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COA applies sports injury conduct rule

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Less than three months after the Indiana Supreme Court issued a decision about sports injury cases, the state’s intermediate appellate court is now applying the new rule regarding how liability should be determined.

The Court of Appeals issued a decision Thursday in Cynthia Ann Welch v. Shawn D. Young, et al., No. 79A02-1012-CT-1407, involving a youth baseball game injury case that wound up in Tippecanoe Circuit Court.

Cynthia Welch, who was “Team Mom” for her son’s Wea Summer Recreation youth baseball team, was handing out bubble gum to the players during a game on May 30, 2007. She walked by the dugout where Jordan Young,  the 11-year-old son of team coach Shawn Young, was warming up “on deck” with practice swings outside the dugout, and his bat hit Welch in the knee.

Though the appellate decision doesn’t outline what her injuries were or what happened next, Welch filed a complaint alleging various theories of liability against the coach, as well as the McCutcheon Youth Baseball League and Wea Summer Recreation and Wea Summer Recreation Center. The defendants moved for summary judgment, and the trial court granted summary judgment for all the defendants. Specifically, the court in August 2010 found that the action against Shawn Young was barred by Indiana Code 34-13-3-5(b) because his employer, Wea Township, is a governmental entity, and the Wea Summer Recreation defendants were not liable for the child’s negligence. The local court also noted Welch hadn’t argued Shawn Young was liable in any individual capacity, and it later found that she was a “participant” in the sporting event because of her role as “Team Mom” and that she’d incurred the risks.

But on appeal, the Court of Appeals dismissed the “participant” determination because of the Indiana Supreme Court’s ruling from May in Cassie E. Pfenning v. Joseph E. Lineman, 947 N.E.2d 392 (Ind. 2011), a golf ball injury case in which the justices on first impression adopted a standard that summary judgment is appropriate when a sports participant is acting within the range of ordinary behavior and whatever injury occurs isn’t because of unreasonable conduct.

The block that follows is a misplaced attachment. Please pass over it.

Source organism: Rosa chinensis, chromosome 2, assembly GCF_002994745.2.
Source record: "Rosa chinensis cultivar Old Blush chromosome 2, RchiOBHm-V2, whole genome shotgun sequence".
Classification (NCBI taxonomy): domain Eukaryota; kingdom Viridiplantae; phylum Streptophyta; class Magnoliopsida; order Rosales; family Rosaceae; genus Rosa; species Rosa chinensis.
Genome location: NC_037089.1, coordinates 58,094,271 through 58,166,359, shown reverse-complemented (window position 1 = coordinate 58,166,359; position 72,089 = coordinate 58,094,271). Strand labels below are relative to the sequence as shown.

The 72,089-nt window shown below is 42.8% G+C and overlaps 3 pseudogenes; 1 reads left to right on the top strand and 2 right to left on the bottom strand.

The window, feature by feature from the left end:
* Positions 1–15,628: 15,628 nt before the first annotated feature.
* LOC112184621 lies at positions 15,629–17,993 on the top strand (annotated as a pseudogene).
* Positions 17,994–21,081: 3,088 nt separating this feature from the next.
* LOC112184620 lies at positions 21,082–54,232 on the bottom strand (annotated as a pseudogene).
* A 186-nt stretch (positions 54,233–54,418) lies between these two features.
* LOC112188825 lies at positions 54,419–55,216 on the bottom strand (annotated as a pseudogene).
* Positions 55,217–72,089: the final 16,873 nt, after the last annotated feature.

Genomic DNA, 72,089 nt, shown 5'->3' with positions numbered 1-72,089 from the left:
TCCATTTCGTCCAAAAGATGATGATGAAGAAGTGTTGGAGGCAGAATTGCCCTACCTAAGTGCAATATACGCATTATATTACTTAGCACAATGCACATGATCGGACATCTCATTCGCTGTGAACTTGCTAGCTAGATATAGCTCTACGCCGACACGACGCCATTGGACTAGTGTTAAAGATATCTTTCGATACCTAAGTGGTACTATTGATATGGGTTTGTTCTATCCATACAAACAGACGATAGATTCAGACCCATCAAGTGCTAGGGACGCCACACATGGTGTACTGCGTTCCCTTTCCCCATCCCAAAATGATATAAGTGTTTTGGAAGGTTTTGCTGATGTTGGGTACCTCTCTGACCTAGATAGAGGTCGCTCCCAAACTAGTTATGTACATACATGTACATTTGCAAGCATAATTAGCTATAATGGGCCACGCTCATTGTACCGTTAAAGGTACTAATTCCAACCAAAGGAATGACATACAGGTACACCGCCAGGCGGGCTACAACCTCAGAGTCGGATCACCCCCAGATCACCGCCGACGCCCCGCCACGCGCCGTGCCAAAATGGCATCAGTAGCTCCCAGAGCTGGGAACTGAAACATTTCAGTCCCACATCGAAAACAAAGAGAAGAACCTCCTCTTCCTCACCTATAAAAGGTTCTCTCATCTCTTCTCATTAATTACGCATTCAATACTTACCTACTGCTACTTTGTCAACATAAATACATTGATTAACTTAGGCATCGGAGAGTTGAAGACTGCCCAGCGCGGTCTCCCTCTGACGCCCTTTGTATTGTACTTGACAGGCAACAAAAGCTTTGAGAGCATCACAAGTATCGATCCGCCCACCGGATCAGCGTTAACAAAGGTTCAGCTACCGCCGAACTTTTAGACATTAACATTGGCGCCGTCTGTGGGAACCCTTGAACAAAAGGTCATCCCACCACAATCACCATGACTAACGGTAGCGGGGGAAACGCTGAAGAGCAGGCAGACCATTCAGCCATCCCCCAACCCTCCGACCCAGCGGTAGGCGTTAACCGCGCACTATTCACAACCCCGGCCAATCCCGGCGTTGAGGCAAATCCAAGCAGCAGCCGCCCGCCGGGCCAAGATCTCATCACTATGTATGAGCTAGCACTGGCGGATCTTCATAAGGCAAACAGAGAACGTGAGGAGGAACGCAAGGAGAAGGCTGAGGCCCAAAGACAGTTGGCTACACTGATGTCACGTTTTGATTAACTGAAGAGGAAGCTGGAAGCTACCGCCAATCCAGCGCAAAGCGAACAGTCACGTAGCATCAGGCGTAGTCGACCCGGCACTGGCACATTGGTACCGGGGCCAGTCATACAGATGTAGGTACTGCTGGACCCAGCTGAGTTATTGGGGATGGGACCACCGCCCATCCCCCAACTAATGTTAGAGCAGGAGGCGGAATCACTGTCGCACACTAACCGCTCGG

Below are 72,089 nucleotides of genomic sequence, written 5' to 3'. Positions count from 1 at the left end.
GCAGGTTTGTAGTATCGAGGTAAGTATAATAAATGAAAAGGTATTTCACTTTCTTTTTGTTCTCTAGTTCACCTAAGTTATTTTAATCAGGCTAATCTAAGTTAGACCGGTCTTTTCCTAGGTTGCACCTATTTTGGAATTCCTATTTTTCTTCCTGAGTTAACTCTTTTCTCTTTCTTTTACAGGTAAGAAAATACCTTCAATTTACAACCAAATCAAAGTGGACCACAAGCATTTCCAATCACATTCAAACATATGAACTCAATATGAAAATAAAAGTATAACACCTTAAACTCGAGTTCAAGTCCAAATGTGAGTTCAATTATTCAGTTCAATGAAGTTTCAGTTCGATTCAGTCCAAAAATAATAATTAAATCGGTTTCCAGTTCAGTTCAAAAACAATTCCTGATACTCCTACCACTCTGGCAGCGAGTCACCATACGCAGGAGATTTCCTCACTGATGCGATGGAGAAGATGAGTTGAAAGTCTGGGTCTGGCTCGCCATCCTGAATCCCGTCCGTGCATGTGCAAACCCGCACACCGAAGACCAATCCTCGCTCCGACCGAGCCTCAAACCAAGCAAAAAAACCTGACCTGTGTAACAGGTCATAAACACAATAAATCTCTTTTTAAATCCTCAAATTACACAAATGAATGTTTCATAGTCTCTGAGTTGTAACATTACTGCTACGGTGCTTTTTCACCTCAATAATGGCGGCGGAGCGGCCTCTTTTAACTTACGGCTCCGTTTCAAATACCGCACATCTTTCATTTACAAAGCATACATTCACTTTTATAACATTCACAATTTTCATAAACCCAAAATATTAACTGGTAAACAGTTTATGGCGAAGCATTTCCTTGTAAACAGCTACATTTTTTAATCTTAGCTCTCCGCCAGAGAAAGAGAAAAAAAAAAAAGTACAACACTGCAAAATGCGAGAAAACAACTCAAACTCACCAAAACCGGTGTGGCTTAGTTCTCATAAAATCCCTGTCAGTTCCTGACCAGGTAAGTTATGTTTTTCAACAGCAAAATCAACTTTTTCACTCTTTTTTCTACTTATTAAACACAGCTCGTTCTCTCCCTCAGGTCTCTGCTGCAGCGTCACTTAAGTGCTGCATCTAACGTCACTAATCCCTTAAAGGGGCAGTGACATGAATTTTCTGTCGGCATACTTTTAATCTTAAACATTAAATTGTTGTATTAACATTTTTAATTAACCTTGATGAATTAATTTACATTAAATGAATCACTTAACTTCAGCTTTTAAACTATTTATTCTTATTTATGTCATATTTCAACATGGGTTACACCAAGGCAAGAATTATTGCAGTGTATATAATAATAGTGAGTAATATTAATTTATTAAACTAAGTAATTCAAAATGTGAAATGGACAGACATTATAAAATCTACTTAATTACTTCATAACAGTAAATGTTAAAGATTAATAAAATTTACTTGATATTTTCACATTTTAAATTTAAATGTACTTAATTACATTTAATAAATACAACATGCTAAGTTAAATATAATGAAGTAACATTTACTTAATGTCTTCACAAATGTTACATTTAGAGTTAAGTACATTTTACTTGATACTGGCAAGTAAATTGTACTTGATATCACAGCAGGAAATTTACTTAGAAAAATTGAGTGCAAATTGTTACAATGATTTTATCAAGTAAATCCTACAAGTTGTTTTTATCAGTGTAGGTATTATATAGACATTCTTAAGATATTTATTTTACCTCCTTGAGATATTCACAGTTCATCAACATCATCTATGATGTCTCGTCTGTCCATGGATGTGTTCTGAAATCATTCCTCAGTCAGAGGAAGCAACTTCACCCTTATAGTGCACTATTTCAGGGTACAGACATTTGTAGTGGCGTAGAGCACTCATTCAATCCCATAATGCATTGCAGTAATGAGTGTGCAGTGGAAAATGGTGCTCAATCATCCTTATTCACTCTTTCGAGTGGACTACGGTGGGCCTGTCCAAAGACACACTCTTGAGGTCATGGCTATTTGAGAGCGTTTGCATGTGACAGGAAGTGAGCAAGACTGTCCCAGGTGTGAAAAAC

Even though this case happened before the May 18 ruling in Pfenning, the intermediate panel unanimously found that the standard applies and it doesn’t matter whether Welch was a “participant” in determining liability. Still, the Pfenning decision didn’t offer any guidance on what might be “ordinary behavior” and that is what the Court of Appeals took up largely in this current appeal on the topic of breach of duty.

That meant exploring the actions of both Welch and the 11-year-old boy who swung the bat and hit her in the knee.

“Our Supreme Court offered little guidance in Pfenning as to the meaning of its new rule that ‘if the conduct of such participant [i.e. the alleged tortfeasor] is within the range of ordinary behavior of participants in the sport, the conduct is reasonable as a matter of law and does not constitute a breach of duty,” Judge Melissa May wrote.

The appellate panel relied on caselaw from other states such as Hawaii and New Hampshire, as well as a 60-year-old Indiana Court of Appeals case involving a golfer taking practice swings away from the tee.

But questions remain in this case about where Welch was standing when she was injured, as well as whether the baseball game had actually started at the time. The court determined it couldn’t decide what might be reasonable, so it reversed and sent that back for the trial court to explore. Since Welch didn’t address the governmental immunity aspect in her briefing, the appellate court couldn’t say whether the trial court erred in that holding and affirmed it.